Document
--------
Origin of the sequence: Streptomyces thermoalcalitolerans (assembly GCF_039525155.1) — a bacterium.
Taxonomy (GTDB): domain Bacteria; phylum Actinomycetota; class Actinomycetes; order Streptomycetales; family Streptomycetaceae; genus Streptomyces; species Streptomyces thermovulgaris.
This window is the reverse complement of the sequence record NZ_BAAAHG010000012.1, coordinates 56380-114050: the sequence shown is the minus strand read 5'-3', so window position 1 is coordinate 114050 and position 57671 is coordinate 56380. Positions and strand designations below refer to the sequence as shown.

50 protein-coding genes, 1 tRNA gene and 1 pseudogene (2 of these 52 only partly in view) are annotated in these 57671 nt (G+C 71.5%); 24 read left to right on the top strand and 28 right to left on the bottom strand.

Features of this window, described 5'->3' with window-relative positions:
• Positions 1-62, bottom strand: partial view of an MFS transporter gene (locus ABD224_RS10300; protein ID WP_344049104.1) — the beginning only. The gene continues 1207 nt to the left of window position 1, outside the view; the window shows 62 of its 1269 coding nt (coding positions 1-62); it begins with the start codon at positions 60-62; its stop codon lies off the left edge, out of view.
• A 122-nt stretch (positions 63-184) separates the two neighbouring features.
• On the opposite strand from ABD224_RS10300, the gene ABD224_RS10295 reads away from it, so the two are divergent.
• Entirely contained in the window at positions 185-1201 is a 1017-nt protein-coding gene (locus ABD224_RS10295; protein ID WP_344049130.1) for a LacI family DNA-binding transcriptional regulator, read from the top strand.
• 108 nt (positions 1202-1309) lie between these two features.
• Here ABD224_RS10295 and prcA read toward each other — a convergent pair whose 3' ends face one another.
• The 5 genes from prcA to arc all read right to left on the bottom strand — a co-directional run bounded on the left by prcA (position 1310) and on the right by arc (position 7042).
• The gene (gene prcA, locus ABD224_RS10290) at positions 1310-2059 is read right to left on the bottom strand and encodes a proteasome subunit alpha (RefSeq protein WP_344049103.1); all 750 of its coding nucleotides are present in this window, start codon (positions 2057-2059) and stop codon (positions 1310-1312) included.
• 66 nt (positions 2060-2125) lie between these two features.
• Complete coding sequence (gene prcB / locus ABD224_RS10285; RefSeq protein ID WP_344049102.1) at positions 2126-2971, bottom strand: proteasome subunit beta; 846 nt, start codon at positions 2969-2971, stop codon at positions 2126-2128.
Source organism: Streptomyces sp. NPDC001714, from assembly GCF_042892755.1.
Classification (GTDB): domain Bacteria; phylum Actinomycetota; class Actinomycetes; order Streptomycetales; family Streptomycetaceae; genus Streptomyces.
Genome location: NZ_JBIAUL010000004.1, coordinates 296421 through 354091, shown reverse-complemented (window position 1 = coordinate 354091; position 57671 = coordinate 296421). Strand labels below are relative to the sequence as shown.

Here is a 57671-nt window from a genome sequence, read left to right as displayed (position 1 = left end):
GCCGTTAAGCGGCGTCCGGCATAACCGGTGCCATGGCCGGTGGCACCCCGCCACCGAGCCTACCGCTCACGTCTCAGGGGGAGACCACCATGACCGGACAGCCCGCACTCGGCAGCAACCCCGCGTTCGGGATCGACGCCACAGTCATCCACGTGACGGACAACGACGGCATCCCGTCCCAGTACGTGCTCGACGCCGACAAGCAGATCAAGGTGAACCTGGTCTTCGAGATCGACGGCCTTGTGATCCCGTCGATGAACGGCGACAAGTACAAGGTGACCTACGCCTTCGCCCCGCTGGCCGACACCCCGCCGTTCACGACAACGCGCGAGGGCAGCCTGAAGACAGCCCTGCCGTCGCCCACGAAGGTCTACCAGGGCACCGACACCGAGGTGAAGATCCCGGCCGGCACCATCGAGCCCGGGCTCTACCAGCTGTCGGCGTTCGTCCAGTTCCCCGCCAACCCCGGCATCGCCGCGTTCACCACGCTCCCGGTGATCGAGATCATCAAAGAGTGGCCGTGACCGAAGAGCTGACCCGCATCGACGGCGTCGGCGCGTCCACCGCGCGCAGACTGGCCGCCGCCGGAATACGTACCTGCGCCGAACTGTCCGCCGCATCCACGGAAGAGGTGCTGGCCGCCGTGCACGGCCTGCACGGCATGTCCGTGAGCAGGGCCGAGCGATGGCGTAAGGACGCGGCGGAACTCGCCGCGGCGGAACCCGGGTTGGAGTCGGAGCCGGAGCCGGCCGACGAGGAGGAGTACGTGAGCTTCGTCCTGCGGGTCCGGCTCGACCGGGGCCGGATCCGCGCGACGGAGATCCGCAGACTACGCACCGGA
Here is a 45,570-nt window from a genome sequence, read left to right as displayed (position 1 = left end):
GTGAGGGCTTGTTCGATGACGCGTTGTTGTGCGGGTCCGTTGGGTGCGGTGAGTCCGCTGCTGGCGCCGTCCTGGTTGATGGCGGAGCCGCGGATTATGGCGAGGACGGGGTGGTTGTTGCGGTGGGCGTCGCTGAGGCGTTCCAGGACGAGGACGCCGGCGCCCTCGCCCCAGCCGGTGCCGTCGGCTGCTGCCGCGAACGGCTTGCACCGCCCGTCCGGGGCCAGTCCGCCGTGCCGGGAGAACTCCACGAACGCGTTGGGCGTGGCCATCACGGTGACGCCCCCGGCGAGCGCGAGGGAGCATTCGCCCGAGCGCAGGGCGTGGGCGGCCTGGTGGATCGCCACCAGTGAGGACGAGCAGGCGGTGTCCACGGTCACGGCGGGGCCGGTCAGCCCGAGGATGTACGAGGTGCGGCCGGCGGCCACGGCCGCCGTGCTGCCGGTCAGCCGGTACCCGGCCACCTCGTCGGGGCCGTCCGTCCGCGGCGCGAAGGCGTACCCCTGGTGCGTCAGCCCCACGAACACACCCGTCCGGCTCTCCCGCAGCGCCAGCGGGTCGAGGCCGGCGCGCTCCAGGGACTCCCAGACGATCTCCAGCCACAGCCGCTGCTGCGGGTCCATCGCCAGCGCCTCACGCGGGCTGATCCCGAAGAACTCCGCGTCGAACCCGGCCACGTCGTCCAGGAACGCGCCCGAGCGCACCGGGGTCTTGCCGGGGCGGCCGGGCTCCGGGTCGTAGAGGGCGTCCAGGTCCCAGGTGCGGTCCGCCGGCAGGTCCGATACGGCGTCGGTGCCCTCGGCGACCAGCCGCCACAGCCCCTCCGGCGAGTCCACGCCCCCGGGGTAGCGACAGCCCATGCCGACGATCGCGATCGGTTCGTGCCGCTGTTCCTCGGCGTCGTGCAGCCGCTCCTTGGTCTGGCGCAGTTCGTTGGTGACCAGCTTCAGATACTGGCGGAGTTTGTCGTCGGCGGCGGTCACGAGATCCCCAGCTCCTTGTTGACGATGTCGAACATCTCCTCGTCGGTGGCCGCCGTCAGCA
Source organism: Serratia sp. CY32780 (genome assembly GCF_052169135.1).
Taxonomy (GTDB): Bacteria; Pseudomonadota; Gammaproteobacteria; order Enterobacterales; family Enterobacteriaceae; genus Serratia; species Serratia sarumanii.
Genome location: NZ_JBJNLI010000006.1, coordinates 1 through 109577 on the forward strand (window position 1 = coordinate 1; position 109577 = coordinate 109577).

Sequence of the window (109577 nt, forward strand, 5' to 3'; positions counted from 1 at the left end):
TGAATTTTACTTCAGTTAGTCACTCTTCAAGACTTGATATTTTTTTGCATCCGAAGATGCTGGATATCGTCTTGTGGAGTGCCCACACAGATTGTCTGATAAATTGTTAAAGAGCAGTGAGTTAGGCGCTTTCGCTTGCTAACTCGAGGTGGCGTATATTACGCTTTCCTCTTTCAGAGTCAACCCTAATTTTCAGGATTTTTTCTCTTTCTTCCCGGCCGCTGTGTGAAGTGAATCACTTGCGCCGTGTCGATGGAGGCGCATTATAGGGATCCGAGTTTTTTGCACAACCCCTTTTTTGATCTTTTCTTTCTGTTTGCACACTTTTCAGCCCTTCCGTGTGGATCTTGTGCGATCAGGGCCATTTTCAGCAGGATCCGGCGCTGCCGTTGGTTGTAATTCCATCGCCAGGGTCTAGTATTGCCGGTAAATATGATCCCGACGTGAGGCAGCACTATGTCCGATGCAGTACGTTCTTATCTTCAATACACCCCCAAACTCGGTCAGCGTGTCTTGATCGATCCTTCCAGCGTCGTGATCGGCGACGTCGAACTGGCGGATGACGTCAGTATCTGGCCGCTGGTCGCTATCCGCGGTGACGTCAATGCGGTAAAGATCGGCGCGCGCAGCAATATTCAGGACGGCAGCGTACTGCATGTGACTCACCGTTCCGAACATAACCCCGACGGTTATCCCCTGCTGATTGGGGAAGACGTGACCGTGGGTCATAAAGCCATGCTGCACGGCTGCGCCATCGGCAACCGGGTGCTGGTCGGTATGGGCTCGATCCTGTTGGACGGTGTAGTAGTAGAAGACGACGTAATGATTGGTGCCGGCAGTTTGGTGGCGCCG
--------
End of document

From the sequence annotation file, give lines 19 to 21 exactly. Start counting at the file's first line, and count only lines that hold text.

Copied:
Here is a 57671-nt window from a genome sequence, read left to right as displayed (position 1 = left end):
GCCGTTAAGCGGCGTCCGGCATAACCGGTGCCATGGCCGGTGGCACCCCGCCACCGAGCCTACCGCTCACGTCTCAGGGGGAGACCACCATGACCGGACAGCCCGCACTCGGCAGCAACCCCGCGTTCGGGATCGACGCCACAGTCATCCACGTGACGGACAACGACGGCATCCCGTCCCAGTACGTGCTCGACGCCGACAAGCAGATCAAGGTGAACCTGGTCTTCGAGATCGACGGCCTTGTGATCCCGTCGATGAACGGCGACAAGTACAAGGTGACCTACGCCTTCGCCCCGCTGGCCGACACCCCGCCGTTCACGACAACGCGCGAGGGCAGCCTGAAGACAGCCCTGCCGTCGCCCACGAAGGTCTACCAGGGCACCGACACCGAGGTGAAGATCCCGGCCGGCACCATCGAGCCCGGGCTCTACCAGCTGTCGGCGTTCGTCCAGTTCCCCGCCAACCCCGGCATCGCCGCGTTCACCACGCTCCCGGTGATCGAGATCATCAAAGAGTGGCCGTGACCGAAGAGCTGACCCGCATCGACGGCGTCGGCGCGTCCACCGCGCGCAGACTGGCCGCCGCCGGAATACGTACCTGCGCCGAACTGTCCGCCGCATCCACGGAAGAGGTGCTGGCCGCCGTGCACGGCCTGCACGGCATGTCCGTGAGCAGGGCCGAGCGATGGCGTAAGGACGCGGCGGAACTCGCCGCGGCGGAACCCGGGTTGGAGTCGGAGCCGGAGCCGGCCGACGAGGAGGAGTACGTGAGCTTCGTCCTGCGGGTCCGGCTCGACCGGGGCCGGATCCGCGCGACGGAGATCCGCAGACTACGCACCGGA
Here is a 45,570-nt window from a genome sequence, read left to right as displayed (position 1 = left end):